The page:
China: Greatest Barrier to Korean Reunification?

Northeast Asia flag map
I was talking with a Georgetown student from South Korea (ROK) two days ago, and I asked her what she thought of the relationship between China (PRC) and North Korea (DPRK). She brought up the increasing dependence of the DPRK on China, which I was aware of, but she also said something incredible that I had never thought of before: If the North keeps getting closer and closer to China, Korea may lose the chance of ever becoming reunified.

In this post from several months ago, I predicted that the relationship between North and South Korea would change within the next decade. I still believe this is true, but the question becomes, how?

Some charge that the relationship between China (PRC) and North Korea (DPRK) is becoming increasingly colonial. North Korea is a closed society, after all, and depended on China, the Soviet Union, and other Communist countries since its inception, receiving aid from all around the Communist world when it had to rebuild after the incredibly destructive Korean War. (The U.S. air force essentially bombed North Korea's infrastructure into oblivion during the last years of the war.)

Since 1991, of course, the Soviet Union no longer existed to sponsor the North Korean regime, and there was devastating famine in North Korea during the '90s, with untold millions affected. Within just the last decade or so, the regime has become very connected to northeast China, particularly because North Korea has substantial mineral deposits that Chinese industry is eager to utilize. There's also a substantial Korean community in China, including many escaping the destitution of their home. Perhaps most importantly, the DPRK seems dependent on the PRC for its relations with the international community, as in talks about the DPRK's nuclear weapons.

So what does all this mean? Well, I believe it is a barrier to the prospects for Korea to become reunified.  South Korea's president Lee Myung-Bak recently said "We are the only divided nation in the world and it is inevitable that we will come to peaceful reunification at some point." Quite bluntly, however, even if North and South agreed to reunify, and even if it was in the interest of all Koreans for this to happen (as I believe it is), reunification does not appear to be in the interest of China. Indeed, Japan may not like the idea of reunification either, although I doubt it would act as a real barrier to it as China might. The USA has been generally supportive of reunification for the past few presidential administrations, but has so far done little of anything constructive to further the cause or articulate a concrete strategy.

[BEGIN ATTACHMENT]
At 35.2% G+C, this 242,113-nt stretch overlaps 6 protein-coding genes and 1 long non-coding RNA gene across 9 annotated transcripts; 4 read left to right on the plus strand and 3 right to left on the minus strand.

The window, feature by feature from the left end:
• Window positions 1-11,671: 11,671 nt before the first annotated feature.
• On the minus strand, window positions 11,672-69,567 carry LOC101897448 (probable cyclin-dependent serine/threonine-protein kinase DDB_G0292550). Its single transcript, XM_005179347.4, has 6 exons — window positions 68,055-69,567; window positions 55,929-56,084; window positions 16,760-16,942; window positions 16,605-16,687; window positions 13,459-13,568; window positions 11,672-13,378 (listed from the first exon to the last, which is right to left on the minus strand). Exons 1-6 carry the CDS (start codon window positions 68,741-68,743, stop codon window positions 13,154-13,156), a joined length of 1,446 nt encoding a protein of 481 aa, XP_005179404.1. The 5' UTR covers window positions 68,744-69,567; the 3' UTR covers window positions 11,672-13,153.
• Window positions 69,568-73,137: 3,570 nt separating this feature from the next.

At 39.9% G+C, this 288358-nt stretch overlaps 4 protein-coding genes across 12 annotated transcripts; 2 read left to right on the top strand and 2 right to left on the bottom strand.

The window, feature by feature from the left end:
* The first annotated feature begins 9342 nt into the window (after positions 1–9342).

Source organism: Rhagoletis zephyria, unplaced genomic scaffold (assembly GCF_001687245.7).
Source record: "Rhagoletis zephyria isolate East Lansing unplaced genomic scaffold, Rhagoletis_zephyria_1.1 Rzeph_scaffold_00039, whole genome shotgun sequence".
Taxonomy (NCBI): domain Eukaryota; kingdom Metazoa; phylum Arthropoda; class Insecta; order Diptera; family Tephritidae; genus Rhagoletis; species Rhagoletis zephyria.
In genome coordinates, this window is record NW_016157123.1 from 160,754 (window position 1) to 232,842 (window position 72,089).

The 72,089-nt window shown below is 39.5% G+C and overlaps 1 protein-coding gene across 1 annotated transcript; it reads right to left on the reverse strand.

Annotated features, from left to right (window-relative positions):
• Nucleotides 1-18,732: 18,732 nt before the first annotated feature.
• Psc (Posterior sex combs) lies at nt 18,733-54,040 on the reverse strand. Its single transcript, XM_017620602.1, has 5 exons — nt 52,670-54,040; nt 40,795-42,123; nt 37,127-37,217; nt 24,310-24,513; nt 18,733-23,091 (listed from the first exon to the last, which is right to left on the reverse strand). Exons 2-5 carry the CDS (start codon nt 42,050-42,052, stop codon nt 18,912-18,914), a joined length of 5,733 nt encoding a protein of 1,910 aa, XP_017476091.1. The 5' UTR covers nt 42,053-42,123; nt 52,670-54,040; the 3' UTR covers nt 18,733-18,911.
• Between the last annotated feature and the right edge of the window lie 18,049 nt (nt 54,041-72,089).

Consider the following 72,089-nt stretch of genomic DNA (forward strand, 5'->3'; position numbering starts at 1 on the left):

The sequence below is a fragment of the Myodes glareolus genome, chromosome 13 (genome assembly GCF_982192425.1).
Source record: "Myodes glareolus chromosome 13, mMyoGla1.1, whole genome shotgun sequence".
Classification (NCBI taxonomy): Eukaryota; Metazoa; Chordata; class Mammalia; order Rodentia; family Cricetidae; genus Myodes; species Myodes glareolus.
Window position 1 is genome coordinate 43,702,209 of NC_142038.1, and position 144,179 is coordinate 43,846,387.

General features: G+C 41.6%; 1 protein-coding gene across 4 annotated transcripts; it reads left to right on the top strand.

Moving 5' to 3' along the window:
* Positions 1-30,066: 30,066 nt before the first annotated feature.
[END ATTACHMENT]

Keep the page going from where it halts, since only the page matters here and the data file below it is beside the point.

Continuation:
There are extremely complex issues at play in this story, and no one can deny the significance of the past six decades of division between the two Koreas. However, I believe the prospects for Korean unification ultimately boil down to the following question: How loyal are North Koreans to their Communist regime, driving them toward China, and how loyal are North Koreans to their identity as Koreans, which would help them unite with their comrades to the south? The balance between these forces, and the political decisions made by all three countries in the coming years—the ROK, DPRK, and the PRC—will determine whether the extraordinary event of Korean reunification comes to pass.